HISTORY OF STANWOOD
Our town was founded in 1869, when energetic pioneers gave plots of land and built a school house and two churches. Having the right economic factors, Highway 30 & Highway 38, plus a railroad, promised rapid growth. After the railroad established a depot, Stanwood became a center of activity. Traveling salesmen considered it an ideal base, encouraging operation of four hotels and a boarding house. The boarding house was run by Mrs. Billy Graft. By 1892, some businessmen and farmers erected a one story building and opened a private bank, with M.L. Simmons as President. Some years later another bank was started, and in 1909 the two consolidated forming the Union Trust and Saving Bank, which operated under the same name for most of the century. Throughout the years, Stanwood housed many types of business. The livery stable, owned by Billy Graft, a former mayor, was a necessity of the times. It also became the place for a fellow to pass the time of day. Many humorous tales were passed along as well!!
The Fall Festival became a source of entertainment around 1910. In the beginning, it had a dual purpose: to sell horses to buyers from all over the country and for showing beautiful horses. As it grew larger every year, by 1924, the Stanwood Horse Show was quite renowned and the value of the horses ranged from $1800 - $2200.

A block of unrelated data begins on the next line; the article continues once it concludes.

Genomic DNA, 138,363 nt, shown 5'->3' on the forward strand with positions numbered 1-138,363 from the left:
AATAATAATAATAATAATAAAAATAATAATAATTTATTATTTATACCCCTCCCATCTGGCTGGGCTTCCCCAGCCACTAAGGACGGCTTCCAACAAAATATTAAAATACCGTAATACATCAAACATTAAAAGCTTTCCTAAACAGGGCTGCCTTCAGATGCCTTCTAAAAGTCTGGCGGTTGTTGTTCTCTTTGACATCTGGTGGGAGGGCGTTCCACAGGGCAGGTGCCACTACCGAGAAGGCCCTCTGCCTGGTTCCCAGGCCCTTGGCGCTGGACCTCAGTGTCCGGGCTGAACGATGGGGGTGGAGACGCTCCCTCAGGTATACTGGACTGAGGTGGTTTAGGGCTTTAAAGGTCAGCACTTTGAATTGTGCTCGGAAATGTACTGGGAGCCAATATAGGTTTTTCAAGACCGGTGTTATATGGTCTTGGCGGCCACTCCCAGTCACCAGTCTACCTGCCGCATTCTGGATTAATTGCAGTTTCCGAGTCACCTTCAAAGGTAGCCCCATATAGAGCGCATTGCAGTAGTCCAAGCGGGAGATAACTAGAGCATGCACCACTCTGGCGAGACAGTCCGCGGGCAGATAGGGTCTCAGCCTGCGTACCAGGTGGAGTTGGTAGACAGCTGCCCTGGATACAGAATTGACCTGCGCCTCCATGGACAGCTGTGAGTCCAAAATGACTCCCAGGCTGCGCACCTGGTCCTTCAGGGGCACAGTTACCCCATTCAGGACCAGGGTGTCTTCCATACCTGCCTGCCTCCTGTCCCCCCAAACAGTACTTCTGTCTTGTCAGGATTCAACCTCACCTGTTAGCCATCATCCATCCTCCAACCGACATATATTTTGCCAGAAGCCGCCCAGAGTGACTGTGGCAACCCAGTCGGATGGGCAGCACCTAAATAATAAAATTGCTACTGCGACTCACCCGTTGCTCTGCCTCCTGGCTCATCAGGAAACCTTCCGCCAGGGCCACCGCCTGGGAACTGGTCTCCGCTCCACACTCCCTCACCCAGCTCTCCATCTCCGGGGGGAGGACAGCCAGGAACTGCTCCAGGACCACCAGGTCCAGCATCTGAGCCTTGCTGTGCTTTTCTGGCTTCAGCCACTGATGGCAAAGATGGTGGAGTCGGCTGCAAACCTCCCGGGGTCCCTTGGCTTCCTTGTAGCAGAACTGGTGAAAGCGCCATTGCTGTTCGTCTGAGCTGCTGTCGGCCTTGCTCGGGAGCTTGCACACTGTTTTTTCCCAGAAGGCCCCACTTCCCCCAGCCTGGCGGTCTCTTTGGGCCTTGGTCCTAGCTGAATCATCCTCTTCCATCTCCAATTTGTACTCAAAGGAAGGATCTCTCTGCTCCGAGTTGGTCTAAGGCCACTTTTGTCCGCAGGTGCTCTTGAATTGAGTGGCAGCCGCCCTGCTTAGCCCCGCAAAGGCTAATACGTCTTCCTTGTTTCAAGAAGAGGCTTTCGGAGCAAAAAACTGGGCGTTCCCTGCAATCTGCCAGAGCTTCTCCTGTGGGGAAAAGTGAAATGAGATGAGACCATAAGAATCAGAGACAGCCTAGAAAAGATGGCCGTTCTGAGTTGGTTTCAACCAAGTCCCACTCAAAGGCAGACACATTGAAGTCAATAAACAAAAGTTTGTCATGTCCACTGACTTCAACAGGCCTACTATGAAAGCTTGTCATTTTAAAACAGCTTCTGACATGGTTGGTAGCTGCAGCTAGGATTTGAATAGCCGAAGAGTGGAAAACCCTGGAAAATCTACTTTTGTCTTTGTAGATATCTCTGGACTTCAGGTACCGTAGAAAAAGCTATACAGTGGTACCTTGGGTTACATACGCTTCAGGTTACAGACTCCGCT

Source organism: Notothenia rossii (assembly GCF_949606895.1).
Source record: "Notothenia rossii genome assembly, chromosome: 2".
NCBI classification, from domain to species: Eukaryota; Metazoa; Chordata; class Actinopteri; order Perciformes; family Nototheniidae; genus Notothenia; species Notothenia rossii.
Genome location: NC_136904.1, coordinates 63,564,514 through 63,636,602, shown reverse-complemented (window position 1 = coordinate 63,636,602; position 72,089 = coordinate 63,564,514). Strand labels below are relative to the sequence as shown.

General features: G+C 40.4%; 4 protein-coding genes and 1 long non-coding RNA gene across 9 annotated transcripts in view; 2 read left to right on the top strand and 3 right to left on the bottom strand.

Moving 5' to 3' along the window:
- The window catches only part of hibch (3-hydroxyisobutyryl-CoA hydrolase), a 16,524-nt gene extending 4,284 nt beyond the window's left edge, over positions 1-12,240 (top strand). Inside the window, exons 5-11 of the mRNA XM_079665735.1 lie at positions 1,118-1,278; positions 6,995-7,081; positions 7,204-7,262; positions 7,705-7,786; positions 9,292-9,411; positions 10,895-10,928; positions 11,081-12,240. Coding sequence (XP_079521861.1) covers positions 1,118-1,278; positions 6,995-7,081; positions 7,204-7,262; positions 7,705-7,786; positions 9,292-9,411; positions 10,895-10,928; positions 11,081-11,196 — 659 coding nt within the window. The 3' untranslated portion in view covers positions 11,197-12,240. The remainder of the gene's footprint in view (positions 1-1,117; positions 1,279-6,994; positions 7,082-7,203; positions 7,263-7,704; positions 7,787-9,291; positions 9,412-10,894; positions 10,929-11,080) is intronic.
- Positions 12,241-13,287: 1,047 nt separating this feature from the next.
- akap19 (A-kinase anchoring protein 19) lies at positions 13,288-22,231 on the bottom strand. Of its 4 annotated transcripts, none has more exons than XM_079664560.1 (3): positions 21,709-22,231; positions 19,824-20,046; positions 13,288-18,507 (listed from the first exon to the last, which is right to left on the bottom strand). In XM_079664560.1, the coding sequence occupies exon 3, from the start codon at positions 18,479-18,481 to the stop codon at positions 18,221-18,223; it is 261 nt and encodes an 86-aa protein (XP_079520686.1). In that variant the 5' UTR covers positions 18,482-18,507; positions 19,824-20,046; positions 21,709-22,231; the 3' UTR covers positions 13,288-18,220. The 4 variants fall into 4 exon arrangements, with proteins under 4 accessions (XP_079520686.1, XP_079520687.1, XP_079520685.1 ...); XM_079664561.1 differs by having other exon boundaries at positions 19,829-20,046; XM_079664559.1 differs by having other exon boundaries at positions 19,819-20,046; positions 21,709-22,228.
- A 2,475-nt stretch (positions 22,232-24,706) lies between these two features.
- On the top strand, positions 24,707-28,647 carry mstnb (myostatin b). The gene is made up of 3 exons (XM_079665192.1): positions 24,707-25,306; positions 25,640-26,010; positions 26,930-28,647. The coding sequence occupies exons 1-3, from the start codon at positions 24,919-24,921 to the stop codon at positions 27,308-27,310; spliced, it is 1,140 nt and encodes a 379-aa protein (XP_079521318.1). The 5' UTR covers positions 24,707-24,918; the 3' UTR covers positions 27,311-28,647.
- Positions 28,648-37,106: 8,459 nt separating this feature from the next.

Utilities started with kerosene lamps lighting the homes, people carrying water from the water tower for drinking and laundry, outdoor privies, mud roads and streets, and hand cranked telephones. The changes of these progressed through the years to keep pace with the 20th Century.
In trying to tell the story of a town 135 years old, common sense must prevail - there are reasons people are attracted to make their home here - be it family ties, business ties, location in relation to other ties or that it is just a friendly, neat place to raise a family that kids can call “their town.” We hope you will enjoy and prosper in “our town!”